Reference:  Pinal Dave (https://blog.sqlauthority.com)

## SQL SERVER – Fix Error – 948 A downgrade path is not supported. The database cannot be opened because it is version.

• I believe you intended #3 to be the correct answer

CHECK ( (Rating BETWEEN 1 and 90 AND Complaint = 1) )
OR ( Rating BETWEEN 1 and 100 AND Complaint = 0) )

However I believe there is a typo and it should read:

CHECK ( (Rating BETWEEN 0 and 90 AND Complaint = 1) )
OR ( Rating BETWEEN 1 and 100 AND Complaint = 0) )

Reasoning: The first two options only enforce one of the two conditions. The fourth will not work because of the AND between the two conditions. Nothing will insert because the Complaint column is either a 0 or 1 and the AND between the two conditons pretty much makes it so it needs to be both. That leaves the third option. It uses OR and has information enforcing both constraints, however you said the rating could be from 0 to 100 and the third option eliminates the possiblity of entering 0. However I would assume if someone is entering 0 then they must have a value where complaint = 1. #3 would be correct if the first 1 was a 0.

Deb – USA

• Partha Dutta Gupta
August 23, 2011 12:06 am

None of the options are correct.

The first option check for rating and not complaint. Thus a value of 1 in complaint and more than 90 would be considered valid and it dos not serves our purpose.

The second option restricts complaint to 1 and rating less than =90. Thus a 0 value in complaint and value of between 91 and 100 in rating would be invalid and thus it does not server our purpose.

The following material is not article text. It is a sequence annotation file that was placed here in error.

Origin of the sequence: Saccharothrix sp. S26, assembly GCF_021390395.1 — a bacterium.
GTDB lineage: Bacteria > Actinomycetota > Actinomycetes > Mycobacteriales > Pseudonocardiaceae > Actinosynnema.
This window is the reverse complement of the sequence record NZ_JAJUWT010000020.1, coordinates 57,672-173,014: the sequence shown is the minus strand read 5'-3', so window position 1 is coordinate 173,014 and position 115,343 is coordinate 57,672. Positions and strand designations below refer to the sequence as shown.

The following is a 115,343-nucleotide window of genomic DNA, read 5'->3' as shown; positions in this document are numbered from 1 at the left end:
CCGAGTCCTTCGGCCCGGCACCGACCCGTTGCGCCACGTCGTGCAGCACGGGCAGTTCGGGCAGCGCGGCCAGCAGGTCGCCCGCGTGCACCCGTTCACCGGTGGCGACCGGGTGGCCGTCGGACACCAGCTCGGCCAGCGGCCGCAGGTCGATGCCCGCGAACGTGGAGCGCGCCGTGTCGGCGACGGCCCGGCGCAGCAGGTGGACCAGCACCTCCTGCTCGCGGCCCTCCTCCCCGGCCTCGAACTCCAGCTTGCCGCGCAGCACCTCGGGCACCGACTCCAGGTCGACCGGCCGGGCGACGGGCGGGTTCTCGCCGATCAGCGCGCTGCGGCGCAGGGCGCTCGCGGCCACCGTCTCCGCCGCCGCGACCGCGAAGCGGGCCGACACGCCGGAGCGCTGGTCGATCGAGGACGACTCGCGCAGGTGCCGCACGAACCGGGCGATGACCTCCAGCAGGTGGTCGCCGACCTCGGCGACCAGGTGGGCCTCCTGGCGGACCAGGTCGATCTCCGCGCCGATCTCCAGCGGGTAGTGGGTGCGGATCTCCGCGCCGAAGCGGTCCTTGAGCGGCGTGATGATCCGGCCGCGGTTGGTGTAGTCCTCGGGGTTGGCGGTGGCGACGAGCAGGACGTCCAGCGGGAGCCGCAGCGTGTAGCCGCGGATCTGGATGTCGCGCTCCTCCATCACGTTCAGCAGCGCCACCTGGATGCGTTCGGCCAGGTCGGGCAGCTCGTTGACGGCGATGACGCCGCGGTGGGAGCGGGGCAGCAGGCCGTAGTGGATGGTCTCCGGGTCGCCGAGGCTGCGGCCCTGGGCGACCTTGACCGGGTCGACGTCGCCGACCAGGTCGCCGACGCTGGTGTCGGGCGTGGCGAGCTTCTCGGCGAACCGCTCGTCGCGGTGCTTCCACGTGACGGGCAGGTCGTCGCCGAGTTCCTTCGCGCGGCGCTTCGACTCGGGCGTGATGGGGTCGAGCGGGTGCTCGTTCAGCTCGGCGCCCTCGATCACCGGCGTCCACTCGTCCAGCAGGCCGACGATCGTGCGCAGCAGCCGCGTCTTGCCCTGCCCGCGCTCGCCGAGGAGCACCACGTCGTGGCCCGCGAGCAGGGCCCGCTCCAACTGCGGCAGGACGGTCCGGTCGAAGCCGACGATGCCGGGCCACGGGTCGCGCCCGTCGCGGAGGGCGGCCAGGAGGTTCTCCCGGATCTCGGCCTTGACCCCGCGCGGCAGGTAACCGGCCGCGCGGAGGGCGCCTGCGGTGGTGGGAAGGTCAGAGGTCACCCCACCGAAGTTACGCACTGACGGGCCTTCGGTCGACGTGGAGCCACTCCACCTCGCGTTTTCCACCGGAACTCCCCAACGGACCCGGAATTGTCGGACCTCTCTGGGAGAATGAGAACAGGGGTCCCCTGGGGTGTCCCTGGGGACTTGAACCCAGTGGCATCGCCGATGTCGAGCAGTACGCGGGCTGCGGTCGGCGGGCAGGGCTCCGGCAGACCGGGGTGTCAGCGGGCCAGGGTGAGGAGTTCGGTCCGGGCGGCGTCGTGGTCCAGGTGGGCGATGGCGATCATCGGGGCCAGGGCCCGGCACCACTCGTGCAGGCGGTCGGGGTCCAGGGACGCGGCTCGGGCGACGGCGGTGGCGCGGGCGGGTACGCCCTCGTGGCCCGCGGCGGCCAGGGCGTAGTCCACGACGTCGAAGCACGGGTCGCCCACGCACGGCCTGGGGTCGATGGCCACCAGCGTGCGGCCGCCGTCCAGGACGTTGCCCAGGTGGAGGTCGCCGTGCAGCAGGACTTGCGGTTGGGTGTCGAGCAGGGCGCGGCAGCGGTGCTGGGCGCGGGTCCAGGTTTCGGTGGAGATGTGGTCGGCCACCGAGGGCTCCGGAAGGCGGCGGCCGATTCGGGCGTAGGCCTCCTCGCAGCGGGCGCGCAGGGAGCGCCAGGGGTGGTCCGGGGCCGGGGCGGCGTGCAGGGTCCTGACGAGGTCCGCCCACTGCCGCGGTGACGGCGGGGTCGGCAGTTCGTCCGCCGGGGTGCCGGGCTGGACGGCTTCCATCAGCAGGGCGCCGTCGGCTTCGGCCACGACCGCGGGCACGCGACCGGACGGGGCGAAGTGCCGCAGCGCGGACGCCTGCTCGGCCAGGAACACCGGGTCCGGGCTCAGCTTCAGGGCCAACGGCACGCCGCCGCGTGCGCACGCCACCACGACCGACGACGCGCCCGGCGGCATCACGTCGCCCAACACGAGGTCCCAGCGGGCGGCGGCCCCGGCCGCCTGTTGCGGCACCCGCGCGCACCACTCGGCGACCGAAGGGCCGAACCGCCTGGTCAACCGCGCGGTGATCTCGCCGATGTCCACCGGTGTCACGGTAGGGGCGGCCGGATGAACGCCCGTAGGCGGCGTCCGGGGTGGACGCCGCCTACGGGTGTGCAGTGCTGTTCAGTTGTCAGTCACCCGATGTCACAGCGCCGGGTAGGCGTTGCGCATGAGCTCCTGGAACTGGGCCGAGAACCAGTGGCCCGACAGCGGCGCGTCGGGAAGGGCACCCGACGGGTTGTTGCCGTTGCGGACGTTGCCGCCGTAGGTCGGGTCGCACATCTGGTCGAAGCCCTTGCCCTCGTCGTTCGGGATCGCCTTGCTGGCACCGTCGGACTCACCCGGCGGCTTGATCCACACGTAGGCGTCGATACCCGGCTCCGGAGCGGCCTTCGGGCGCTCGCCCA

The third option is the most closest. but as our purpose is–> If customer complain then they can enter a score between 0 and 90. If they don’t then it can be between 1 and 100. Thus the third constraint would restrict us to put a value of Zero(0) in rating with complaint =1 . Thus this option will not work.

The fourth constraint is just the worst as the Complaint column would have to be both Zero(0) and 1 in same record which is impossible.

Country –> INDIA

• Sudeepta Ganguly
August 23, 2011 12:12 am

None of the above answers are correct. I think the correct option will be
CHECK ( (Rating BETWEEN 0 and 90 AND Complaint = 1) )
OR ( Rating BETWEEN 1 and 100 AND Complaint = 0) )

Sudeepta,
India.

• I believe 3 is the correct answer

CHECK ( (Rating BETWEEN 1 and 90 AND Complaint = 1) )
OR ( Rating BETWEEN 1 and 100 AND Complaint = 0)

Eric
USA